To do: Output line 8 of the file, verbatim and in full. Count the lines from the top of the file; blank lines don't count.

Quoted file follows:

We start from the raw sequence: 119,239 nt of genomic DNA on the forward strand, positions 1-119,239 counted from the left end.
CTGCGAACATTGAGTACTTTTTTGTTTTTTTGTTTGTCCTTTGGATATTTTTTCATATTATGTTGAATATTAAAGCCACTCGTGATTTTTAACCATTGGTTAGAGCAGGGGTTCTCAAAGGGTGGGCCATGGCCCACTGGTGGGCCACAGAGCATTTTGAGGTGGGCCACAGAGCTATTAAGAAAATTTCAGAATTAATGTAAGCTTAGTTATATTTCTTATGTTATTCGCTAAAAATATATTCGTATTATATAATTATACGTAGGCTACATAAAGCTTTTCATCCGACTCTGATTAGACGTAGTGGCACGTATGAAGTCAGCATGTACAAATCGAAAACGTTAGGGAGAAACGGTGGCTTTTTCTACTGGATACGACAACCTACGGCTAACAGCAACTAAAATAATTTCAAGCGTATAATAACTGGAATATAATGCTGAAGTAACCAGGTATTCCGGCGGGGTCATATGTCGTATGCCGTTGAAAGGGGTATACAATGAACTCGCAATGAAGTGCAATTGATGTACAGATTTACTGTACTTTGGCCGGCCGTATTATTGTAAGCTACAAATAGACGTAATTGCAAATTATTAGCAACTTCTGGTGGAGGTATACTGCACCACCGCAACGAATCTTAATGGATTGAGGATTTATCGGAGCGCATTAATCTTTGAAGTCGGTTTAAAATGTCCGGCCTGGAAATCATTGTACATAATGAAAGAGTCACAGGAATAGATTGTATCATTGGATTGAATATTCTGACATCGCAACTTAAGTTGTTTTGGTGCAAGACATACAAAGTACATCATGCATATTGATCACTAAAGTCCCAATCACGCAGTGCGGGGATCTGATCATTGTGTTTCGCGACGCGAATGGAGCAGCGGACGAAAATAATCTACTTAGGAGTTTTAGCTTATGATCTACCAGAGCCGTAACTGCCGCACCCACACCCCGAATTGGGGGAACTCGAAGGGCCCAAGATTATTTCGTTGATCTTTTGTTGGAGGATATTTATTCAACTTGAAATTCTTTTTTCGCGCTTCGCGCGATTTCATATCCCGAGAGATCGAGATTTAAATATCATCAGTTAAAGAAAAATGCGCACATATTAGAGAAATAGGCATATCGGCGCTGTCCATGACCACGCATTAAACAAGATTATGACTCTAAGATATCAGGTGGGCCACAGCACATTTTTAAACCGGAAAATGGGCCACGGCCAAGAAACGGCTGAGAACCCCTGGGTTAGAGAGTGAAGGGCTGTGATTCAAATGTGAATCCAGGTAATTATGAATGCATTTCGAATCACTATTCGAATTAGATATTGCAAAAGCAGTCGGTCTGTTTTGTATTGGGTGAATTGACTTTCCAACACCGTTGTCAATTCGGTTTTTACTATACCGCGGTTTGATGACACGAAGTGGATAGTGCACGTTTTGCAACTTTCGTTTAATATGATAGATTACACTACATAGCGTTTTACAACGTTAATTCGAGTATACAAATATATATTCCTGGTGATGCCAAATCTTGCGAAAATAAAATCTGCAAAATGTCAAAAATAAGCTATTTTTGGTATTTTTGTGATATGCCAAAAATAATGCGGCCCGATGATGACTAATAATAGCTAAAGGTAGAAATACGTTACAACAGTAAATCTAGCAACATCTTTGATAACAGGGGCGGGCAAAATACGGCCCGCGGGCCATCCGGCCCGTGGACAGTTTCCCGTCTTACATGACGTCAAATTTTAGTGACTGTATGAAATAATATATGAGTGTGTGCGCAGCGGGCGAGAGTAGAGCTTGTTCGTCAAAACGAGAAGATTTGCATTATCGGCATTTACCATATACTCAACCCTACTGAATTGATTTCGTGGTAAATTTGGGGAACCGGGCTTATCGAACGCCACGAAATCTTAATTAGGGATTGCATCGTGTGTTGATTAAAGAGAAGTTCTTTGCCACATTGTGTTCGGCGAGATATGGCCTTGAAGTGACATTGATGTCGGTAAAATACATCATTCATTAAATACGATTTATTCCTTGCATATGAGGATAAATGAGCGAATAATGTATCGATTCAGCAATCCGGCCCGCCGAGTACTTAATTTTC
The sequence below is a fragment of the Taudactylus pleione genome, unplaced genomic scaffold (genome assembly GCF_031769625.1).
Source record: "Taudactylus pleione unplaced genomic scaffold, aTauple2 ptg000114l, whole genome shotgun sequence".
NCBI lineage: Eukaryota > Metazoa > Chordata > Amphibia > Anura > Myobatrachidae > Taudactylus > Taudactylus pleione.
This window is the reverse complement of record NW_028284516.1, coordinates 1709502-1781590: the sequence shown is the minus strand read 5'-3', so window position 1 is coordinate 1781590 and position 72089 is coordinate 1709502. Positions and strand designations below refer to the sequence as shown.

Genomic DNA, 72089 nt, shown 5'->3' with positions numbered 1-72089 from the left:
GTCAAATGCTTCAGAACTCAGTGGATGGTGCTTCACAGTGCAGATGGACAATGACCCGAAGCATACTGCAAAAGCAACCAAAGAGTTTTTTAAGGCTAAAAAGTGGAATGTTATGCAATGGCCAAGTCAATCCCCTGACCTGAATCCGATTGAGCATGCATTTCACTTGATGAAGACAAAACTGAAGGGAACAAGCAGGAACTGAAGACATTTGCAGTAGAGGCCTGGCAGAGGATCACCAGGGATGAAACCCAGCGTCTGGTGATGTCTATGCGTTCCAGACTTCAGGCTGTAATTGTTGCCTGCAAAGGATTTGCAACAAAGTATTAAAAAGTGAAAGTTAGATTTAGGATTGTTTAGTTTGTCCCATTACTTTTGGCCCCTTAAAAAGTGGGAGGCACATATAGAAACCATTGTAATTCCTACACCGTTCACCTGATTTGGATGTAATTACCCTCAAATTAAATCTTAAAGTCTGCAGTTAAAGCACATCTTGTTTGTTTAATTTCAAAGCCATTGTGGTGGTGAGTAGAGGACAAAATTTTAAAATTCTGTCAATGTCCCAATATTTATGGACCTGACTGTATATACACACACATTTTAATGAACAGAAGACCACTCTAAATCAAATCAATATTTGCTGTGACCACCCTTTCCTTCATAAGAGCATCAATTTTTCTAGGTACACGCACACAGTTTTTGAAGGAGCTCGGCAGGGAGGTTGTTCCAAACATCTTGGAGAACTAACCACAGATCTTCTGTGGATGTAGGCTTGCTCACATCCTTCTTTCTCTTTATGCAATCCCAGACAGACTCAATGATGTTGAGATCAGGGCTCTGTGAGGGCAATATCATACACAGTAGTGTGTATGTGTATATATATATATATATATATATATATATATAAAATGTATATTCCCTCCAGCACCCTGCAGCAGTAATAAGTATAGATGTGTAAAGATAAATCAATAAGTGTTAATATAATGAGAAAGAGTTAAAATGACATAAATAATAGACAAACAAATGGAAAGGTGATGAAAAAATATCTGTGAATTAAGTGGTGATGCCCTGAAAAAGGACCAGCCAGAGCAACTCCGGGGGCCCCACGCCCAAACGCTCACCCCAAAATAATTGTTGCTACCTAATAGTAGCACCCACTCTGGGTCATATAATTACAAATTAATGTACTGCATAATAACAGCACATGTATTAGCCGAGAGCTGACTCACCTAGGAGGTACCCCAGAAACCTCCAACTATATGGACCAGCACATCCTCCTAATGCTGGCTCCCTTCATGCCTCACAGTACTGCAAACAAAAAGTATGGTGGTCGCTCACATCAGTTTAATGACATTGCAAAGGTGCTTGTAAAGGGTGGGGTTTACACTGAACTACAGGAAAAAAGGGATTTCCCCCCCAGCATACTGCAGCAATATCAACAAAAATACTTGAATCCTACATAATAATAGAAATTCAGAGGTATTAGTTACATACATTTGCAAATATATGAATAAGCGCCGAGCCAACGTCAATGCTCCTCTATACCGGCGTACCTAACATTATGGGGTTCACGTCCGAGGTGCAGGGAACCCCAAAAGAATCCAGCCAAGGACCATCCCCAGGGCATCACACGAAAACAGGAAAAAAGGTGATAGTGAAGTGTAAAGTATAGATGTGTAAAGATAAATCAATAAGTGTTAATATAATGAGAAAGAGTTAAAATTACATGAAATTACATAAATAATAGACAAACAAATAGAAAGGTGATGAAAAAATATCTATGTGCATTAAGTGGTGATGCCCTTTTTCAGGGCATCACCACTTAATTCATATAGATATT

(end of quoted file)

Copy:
GTCAAATGCTTCAGAACTCAGTGGATGGTGCTTCACAGTGCAGATGGACAATGACCCGAAGCATACTGCAAAAGCAACCAAAGAGTTTTTTAAGGCTAAAAAGTGGAATGTTATGCAATGGCCAAGTCAATCCCCTGACCTGAATCCGATTGAGCATGCATTTCACTTGATGAAGACAAAACTGAAGGGAACAAGCAGGAACTGAAGACATTTGCAGTAGAGGCCTGGCAGAGGATCACCAGGGATGAAACCCAGCGTCTGGTGATGTCTATGCGTTCCAGACTTCAGGCTGTAATTGTTGCCTGCAAAGGATTTGCAACAAAGTATTAAAAAGTGAAAGTTAGATTTAGGATTGTTTAGTTTGTCCCATTACTTTTGGCCCCTTAAAAAGTGGGAGGCACATATAGAAACCATTGTAATTCCTACACCGTTCACCTGATTTGGATGTAATTACCCTCAAATTAAATCTTAAAGTCTGCAGTTAAAGCACATCTTGTTTGTTTAATTTCAAAGCCATTGTGGTGGTGAGTAGAGGACAAAATTTTAAAATTCTGTCAATGTCCCAATATTTATGGACCTGACTGTATATACACACACATTTTAATGAACAGAAGACCACTCTAAATCAAATCAATATTTGCTGTGACCACCCTTTCCTTCATAAGAGCATCAATTTTTCTAGGTACACGCACACAGTTTTTGAAGGAGCTCGGCAGGGAGGTTGTTCCAAACATCTTGGAGAACTAACCACAGATCTTCTGTGGATGTAGGCTTGCTCACATCCTTCTTTCTCTTTATGCAATCCCAGACAGACTCAATGATGTTGAGATCAGGGCTCTGTGAGGGCAATATCATACACAGTAGTGTGTATGTGTATATATATATATATATATATATATATATATAAAATGTATATTCCCTCCAGCACCCTGCAGCAGTAATAAGTATAGATGTGTAAAGATAAATCAATAAGTGTTAATATAATGAGAAAGAGTTAAAATGACATAAATAATAGACAAACAAATGGAAAGGTGATGAAAAAATATCTGTGAATTAAGTGGTGATGCCCTGAAAAAGGACCAGCCAGAGCAACTCCGGGGGCCCCACGCCCAAACGCTCACCCCAAAATAATTGTTGCTACCTAATAGTAGCACCCACTCTGGGTCATATAATTACAAATTAATGTACTGCATAATAACAGCACATGTATTAGCCGAGAGCTGACTCACCTAGGAGGTACCCCAGAAACCTCCAACTATATGGACCAGCACATCCTCCTAATGCTGGCTCCCTTCATGCCTCACAGTACTGCAAACAAAAAGTATGGTGGTCGCTCACATCAGTTTAATGACATTGCAAAGGTGCTTGTAAAGGGTGGGGTTTACACTGAACTACAGGAAAAAAGGGATTTCCCCCCCAGCATACTGCAGCAATATCAACAAAAATACTTGAATCCTACATAATAATAGAAATTCAGAGGTATTAGTTACATACATTTGCAAATATATGAATAAGCGCCGAGCCAACGTCAATGCTCCTCTATACCGGCGTACCTAACATTATGGGGTTCACGTCCGAGGTGCAGGGAACCCCAAAAGAATCCAGCCAAGGACCATCCCCAGGGCATCACACGAAAACAGGAAAAAAGGTGATAGTGAAGTGTAAAGTATAGATGTGTAAAGATAAATCAATAAGTGTTAATATAATGAGAAAGAGTTAAAATTACATGAAATTACATAAATAATAGACAAACAAATAGAAAGGTGATGAAAAAATATCTATGTGCATTAAGTGGTGATGCCCTTTTTCAGGGCATCACCACTTAATTCATATAGATATT